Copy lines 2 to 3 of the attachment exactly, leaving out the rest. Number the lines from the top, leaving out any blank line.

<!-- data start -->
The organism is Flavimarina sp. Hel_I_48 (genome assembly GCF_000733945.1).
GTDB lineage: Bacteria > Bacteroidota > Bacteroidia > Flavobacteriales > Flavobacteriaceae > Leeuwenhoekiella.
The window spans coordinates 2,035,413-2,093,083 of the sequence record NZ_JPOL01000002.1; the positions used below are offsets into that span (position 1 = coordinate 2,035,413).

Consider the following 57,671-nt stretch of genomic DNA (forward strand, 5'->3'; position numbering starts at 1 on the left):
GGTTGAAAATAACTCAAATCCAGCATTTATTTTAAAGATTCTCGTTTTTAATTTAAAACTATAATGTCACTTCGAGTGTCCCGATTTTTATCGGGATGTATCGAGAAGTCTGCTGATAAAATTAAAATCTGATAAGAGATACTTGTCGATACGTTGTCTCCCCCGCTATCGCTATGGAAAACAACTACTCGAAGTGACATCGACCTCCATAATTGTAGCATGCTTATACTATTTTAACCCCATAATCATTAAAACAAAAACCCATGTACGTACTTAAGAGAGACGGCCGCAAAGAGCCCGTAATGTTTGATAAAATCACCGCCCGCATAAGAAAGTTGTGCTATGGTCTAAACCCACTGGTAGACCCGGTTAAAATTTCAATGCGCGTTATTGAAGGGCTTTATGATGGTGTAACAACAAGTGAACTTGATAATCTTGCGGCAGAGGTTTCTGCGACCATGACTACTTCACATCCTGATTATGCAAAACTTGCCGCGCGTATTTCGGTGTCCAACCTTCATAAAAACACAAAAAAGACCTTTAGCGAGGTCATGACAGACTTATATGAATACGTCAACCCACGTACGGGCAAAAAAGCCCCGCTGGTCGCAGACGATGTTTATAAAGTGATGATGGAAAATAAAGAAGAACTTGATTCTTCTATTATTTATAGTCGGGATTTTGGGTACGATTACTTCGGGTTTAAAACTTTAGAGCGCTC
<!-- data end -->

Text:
GTDB lineage: Bacteria > Bacteroidota > Bacteroidia > Flavobacteriales > Flavobacteriaceae > Leeuwenhoekiella.
The window spans coordinates 2,035,413-2,093,083 of the sequence record NZ_JPOL01000002.1; the positions used below are offsets into that span (position 1 = coordinate 2,035,413).